Wednesday, May 07, 2008
Camden. Tuesday night. There's a queue outside the Electric Ballroom composed of possibly the most endearingly indie looking group of people I've ever seen in my life. A group I feel perfectly at home in. The touts are all struggling with the name of the night's headline act: Death Cab For Cutie. The modern poster boys for US Indie, thanks to being the soundtrack to many an emotional scene on The OC. But let's not judge them harshly for that...
I approach the gig with a mixture of excitement and apprehension. I worry that their delicate sound simply won't cut it live, that the level of anticipation in the room will ultimately be too great. But I am very pleasantly surprised. They rock, and I mean really rock, on several numbers. And the ballads come across well, perfectly suited to this wonderful venue. I'm only really familiar with the material from The Photo Album and Transatlanticism, but even the new songs are greeted with whups of joy from an electric audience.
Like Amelie staring back at people in the cinema, I love nothing more than staring back into the upturned, wide-eyed faces of fans, totally entranced by a band onstage. Plaid shirted fellows and doe-eyed girls are all transfixed by the band who really do seem to have some kind of magical aura around them tonight. The girls can barely see past the haircuts in front of us, but they don't really care. I spot a friend of a friend who beams at me, and for a while I'm stood next to the frontman of a UK band with at least one #1 album under their belts, who is as bewitched by the band in front of him as everyone else in the room.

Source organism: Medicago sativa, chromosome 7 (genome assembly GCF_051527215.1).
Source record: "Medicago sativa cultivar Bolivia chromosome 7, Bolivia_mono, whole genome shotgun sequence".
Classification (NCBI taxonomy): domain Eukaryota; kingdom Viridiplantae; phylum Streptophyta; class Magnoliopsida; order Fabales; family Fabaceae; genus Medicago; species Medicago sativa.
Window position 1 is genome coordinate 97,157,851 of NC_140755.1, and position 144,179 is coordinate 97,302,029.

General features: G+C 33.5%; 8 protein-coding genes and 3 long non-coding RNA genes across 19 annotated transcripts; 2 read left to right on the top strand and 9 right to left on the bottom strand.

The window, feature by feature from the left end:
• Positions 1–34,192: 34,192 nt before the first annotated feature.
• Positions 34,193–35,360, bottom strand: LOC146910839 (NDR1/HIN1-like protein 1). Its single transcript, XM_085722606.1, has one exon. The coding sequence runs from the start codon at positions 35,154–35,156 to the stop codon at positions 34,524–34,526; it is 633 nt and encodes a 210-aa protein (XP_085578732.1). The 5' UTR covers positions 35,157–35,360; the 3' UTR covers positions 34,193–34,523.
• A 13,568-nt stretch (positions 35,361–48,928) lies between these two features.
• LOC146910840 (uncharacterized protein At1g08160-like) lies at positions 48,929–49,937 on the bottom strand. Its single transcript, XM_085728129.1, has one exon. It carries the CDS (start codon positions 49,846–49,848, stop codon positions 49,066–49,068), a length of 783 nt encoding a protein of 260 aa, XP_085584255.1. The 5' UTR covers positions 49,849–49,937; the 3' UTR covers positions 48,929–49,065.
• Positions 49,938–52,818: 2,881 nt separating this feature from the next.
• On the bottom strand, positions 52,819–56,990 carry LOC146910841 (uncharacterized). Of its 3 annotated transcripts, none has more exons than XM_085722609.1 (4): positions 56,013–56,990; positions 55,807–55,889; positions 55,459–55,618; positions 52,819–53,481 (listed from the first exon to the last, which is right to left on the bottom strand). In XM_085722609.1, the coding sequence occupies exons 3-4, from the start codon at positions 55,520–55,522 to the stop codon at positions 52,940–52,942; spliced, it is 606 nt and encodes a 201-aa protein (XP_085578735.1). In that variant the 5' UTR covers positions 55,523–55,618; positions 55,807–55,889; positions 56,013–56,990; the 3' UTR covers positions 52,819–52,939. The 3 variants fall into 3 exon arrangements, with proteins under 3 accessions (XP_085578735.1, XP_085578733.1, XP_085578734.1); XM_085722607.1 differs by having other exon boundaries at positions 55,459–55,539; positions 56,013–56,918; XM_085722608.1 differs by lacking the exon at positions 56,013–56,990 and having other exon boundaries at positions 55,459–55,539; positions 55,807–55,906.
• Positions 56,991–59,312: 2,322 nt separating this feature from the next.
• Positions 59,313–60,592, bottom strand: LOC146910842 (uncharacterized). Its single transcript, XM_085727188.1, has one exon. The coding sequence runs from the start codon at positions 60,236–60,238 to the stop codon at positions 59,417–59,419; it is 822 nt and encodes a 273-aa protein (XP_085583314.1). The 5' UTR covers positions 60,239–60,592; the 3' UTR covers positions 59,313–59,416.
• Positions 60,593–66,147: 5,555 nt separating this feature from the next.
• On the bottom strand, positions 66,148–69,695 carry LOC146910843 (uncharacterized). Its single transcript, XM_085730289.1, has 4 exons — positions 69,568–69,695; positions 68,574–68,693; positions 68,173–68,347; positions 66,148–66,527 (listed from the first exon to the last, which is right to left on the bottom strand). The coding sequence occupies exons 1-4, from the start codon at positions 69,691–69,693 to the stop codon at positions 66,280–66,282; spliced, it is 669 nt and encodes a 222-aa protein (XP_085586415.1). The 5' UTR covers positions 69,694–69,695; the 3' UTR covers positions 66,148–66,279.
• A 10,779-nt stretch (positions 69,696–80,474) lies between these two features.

They close with the heartbreaking 'Transatlanticism'. It's a song I chose as one of my desert island discs a year ago, but I can't pretend it's meaning hasn't changed immensely since then. The emotions it stirs under my skin remind me just why I live for moments like these. The song will mean something different to every person in the room, but we are all unified by the moment.
So come on...
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